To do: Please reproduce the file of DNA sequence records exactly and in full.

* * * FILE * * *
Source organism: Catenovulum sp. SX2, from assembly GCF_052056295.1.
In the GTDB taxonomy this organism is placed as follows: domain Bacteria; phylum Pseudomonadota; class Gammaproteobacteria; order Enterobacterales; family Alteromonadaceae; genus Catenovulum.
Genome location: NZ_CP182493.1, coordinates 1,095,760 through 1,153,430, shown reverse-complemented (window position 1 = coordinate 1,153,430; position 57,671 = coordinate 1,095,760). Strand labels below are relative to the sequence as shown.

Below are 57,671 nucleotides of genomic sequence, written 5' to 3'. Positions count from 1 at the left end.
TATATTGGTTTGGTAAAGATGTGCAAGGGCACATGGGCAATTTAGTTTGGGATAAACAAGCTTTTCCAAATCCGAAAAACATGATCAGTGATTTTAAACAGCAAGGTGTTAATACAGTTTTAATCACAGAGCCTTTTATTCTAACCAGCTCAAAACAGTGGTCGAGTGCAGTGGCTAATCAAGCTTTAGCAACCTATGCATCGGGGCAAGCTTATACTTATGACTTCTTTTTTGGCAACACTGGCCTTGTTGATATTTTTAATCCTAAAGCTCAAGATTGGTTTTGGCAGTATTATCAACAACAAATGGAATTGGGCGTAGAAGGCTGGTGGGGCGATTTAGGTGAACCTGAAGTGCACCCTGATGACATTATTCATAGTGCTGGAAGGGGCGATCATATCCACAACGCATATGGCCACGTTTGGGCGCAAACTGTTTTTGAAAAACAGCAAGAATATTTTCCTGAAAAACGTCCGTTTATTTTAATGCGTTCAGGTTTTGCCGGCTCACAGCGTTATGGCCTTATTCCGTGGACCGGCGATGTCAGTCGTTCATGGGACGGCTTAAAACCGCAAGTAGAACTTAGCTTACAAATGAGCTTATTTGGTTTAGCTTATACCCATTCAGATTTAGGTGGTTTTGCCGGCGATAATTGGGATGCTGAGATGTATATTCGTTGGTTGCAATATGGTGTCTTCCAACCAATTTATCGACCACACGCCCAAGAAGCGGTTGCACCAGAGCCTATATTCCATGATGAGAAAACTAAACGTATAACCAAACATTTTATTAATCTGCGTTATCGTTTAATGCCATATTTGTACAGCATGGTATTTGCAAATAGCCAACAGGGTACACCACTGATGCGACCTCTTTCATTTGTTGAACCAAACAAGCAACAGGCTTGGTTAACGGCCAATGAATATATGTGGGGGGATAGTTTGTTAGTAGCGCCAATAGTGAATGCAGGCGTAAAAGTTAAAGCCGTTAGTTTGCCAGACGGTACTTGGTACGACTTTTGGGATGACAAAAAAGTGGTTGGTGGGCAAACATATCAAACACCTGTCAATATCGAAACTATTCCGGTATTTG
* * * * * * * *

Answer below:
Source organism: Catenovulum sp. SX2, from assembly GCF_052056295.1.
In the GTDB taxonomy this organism is placed as follows: domain Bacteria; phylum Pseudomonadota; class Gammaproteobacteria; order Enterobacterales; family Alteromonadaceae; genus Catenovulum.
Genome location: NZ_CP182493.1, coordinates 1,095,760 through 1,153,430, shown reverse-complemented (window position 1 = coordinate 1,153,430; position 57,671 = coordinate 1,095,760). Strand labels below are relative to the sequence as shown.

Below are 57,671 nucleotides of genomic sequence, written 5' to 3'. Positions count from 1 at the left end.
TATATTGGTTTGGTAAAGATGTGCAAGGGCACATGGGCAATTTAGTTTGGGATAAACAAGCTTTTCCAAATCCGAAAAACATGATCAGTGATTTTAAACAGCAAGGTGTTAATACAGTTTTAATCACAGAGCCTTTTATTCTAACCAGCTCAAAACAGTGGTCGAGTGCAGTGGCTAATCAAGCTTTAGCAACCTATGCATCGGGGCAAGCTTATACTTATGACTTCTTTTTTGGCAACACTGGCCTTGTTGATATTTTTAATCCTAAAGCTCAAGATTGGTTTTGGCAGTATTATCAACAACAAATGGAATTGGGCGTAGAAGGCTGGTGGGGCGATTTAGGTGAACCTGAAGTGCACCCTGATGACATTATTCATAGTGCTGGAAGGGGCGATCATATCCACAACGCATATGGCCACGTTTGGGCGCAAACTGTTTTTGAAAAACAGCAAGAATATTTTCCTGAAAAACGTCCGTTTATTTTAATGCGTTCAGGTTTTGCCGGCTCACAGCGTTATGGCCTTATTCCGTGGACCGGCGATGTCAGTCGTTCATGGGACGGCTTAAAACCGCAAGTAGAACTTAGCTTACAAATGAGCTTATTTGGTTTAGCTTATACCCATTCAGATTTAGGTGGTTTTGCCGGCGATAATTGGGATGCTGAGATGTATATTCGTTGGTTGCAATATGGTGTCTTCCAACCAATTTATCGACCACACGCCCAAGAAGCGGTTGCACCAGAGCCTATATTCCATGATGAGAAAACTAAACGTATAACCAAACATTTTATTAATCTGCGTTATCGTTTAATGCCATATTTGTACAGCATGGTATTTGCAAATAGCCAACAGGGTACACCACTGATGCGACCTCTTTCATTTGTTGAACCAAACAAGCAACAGGCTTGGTTAACGGCCAATGAATATATGTGGGGGGATAGTTTGTTAGTAGCGCCAATAGTGAATGCAGGCGTAAAAGTTAAAGCCGTTAGTTTGCCAGACGGTACTTGGTACGACTTTTGGGATGACAAAAAAGTGGTTGGTGGGCAAACATATCAAACACCTGTCAATATCGAAACTATTCCGGTATTTG